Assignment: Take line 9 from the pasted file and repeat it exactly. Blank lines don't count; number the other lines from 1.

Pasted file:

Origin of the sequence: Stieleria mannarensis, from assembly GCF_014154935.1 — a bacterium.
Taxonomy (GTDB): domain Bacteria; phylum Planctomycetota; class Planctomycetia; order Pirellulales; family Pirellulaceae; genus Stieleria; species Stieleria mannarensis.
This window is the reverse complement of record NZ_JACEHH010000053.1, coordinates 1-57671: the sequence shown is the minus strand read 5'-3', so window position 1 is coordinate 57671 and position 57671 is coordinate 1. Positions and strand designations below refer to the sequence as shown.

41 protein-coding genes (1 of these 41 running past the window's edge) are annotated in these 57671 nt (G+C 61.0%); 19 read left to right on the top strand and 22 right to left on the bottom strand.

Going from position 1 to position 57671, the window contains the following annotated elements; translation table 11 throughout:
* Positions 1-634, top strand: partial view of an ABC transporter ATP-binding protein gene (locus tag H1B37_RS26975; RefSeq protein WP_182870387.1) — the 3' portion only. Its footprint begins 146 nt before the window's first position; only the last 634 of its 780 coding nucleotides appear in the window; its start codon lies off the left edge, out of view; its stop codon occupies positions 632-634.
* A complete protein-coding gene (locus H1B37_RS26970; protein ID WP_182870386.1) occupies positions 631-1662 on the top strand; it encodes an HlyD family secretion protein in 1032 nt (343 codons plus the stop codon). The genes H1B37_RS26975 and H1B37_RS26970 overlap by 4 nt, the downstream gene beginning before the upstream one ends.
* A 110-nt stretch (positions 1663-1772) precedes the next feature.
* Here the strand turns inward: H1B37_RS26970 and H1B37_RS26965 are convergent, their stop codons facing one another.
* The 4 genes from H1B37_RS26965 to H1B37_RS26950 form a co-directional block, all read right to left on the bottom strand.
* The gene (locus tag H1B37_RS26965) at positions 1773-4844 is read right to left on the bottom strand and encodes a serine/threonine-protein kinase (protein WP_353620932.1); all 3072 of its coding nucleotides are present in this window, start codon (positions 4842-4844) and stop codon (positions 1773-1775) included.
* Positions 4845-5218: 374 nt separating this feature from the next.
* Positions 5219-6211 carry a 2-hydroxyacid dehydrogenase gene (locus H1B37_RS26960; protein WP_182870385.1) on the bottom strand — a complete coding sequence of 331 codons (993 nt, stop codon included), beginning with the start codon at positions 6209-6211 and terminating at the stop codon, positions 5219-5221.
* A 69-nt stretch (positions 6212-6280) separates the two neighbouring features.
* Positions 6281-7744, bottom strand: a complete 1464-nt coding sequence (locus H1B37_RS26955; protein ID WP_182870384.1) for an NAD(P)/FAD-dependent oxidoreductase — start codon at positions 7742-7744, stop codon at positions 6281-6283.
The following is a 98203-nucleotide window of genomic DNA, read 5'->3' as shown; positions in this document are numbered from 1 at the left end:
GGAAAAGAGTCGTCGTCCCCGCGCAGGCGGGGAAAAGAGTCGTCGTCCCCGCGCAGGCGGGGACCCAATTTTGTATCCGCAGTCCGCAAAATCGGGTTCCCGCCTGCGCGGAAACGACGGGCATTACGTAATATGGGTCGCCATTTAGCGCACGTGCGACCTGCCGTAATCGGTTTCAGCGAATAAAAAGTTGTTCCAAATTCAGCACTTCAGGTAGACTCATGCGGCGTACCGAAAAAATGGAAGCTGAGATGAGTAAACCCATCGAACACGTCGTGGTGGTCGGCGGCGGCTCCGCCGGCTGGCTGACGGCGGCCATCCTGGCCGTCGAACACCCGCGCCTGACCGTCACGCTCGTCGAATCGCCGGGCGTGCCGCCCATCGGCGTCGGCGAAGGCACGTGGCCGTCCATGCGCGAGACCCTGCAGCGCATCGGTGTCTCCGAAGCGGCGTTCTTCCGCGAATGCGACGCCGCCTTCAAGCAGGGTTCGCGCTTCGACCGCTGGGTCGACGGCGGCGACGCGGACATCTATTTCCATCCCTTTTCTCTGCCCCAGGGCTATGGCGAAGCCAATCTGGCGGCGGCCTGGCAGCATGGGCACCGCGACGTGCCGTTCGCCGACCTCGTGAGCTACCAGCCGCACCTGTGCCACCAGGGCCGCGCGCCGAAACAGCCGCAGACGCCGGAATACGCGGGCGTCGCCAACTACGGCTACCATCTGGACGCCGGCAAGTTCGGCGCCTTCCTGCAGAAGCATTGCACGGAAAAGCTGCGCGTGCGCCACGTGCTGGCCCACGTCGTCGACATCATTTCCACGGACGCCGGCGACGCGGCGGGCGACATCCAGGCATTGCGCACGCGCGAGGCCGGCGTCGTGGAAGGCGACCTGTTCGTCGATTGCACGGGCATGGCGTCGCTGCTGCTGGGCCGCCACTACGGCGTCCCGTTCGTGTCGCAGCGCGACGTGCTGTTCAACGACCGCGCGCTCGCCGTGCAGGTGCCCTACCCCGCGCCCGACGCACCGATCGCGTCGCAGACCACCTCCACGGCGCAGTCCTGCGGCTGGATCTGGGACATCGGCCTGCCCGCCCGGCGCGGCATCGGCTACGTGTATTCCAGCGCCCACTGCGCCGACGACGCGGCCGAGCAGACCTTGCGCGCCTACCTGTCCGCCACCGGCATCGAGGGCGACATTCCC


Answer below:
* Here the strand turns inward: H1B37_RS26970 and H1B37_RS26965 are convergent, their stop codons facing one another.